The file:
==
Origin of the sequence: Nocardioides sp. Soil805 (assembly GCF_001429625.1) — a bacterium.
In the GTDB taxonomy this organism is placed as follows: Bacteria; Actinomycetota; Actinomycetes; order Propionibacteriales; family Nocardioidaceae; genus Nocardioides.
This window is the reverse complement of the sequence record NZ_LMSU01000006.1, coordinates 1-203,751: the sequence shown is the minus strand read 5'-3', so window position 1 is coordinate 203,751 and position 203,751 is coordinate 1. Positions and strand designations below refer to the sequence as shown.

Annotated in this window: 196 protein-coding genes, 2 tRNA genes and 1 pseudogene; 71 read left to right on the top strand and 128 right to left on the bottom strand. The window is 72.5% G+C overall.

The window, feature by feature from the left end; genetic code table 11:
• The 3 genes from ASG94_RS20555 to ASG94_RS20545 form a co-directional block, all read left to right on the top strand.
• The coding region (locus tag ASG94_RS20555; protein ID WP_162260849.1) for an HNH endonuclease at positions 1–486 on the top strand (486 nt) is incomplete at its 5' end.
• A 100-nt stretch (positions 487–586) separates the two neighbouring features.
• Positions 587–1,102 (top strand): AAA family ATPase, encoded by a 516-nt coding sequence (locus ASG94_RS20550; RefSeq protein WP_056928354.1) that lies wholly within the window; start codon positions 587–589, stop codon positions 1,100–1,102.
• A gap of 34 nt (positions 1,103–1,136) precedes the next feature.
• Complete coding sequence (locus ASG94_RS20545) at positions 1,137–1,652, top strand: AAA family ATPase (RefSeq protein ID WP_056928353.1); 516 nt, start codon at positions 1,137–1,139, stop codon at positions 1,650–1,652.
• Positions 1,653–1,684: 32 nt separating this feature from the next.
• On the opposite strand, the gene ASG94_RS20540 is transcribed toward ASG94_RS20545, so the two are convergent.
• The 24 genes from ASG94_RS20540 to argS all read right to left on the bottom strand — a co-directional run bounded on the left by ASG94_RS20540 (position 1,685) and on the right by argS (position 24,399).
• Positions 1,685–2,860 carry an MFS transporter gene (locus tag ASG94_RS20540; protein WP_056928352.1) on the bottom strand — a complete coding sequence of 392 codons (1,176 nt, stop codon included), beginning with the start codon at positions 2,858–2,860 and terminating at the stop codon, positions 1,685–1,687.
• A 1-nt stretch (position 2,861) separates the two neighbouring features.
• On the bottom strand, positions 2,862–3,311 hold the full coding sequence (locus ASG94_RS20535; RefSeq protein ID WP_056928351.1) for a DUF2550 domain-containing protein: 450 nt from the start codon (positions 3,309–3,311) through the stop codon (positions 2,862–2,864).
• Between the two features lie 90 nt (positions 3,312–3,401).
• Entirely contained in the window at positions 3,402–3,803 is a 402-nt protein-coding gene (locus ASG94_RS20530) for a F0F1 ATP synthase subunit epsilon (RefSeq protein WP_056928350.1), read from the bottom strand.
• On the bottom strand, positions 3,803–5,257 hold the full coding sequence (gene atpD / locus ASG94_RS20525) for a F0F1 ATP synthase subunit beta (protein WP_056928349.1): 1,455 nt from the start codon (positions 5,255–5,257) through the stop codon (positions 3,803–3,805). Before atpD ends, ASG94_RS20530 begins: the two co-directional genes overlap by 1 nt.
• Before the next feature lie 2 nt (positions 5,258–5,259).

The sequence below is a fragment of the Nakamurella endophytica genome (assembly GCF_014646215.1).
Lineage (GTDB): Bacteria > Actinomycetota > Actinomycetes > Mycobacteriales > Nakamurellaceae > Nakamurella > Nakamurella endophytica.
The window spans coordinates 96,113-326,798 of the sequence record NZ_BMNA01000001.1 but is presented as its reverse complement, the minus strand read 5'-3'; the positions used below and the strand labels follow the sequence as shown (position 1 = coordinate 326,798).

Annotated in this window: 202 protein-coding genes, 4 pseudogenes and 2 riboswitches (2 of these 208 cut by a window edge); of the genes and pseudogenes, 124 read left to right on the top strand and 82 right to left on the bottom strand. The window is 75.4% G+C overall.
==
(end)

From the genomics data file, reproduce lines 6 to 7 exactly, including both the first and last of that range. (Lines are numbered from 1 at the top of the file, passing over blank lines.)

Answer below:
• The 3 genes from ASG94_RS20555 to ASG94_RS20545 form a co-directional block, all read left to right on the top strand.
• The coding region (locus tag ASG94_RS20555; protein ID WP_162260849.1) for an HNH endonuclease at positions 1–486 on the top strand (486 nt) is incomplete at its 5' end.